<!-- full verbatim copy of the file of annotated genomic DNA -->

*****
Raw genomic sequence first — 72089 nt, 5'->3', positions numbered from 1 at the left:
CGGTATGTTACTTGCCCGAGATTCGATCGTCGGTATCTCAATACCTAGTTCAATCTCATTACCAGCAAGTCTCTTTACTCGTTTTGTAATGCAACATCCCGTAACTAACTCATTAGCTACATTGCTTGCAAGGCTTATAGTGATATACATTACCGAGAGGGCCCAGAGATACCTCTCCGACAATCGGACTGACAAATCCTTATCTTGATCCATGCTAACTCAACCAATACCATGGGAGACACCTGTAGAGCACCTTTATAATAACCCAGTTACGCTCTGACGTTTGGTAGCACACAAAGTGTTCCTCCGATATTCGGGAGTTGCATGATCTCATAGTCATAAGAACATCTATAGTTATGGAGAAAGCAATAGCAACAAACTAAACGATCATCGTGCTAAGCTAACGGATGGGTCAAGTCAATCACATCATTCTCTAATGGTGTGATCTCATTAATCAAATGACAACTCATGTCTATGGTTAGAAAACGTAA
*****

Raw genomic sequence first — 72089 nt, 5'->3', positions numbered from 1 at the left:
CGGTATGTTACTTGCCCGAGATTCGATCGTCGGTATCTCAATACCTAGTTCAATCTCATTACCAGCAAGTCTCTTTACTCGTTTTGTAATGCAACATCCCGTAACTAACTCATTAGCTACATTGCTTGCAAGGCTTATAGTGATATACATTACCGAGAGGGCCCAGAGATACCTCTCCGACAATCGGACTGACAAATCCTTATCTTGATCCATGCTAACTCAACCAATACCATGGGAGACACCTGTAGAGCACCTTTATAATAACCCAGTTACGCTCTGACGTTTGGTAGCACACAAAGTGTTCCTCCGATATTCGGGAGTTGCATGATCTCATAGTCATAAGAACATCTATAGTTATGGAGAAAGCAATAGCAACAAACTAAACGATCATCGTGCTAAGCTAACGGATGGGTCAAGTCAATCACATCATTCTCTAATGGTGTGATCTCATTAATCAAATGACAACTCATGTCTATGGTTAGAAAACGTAA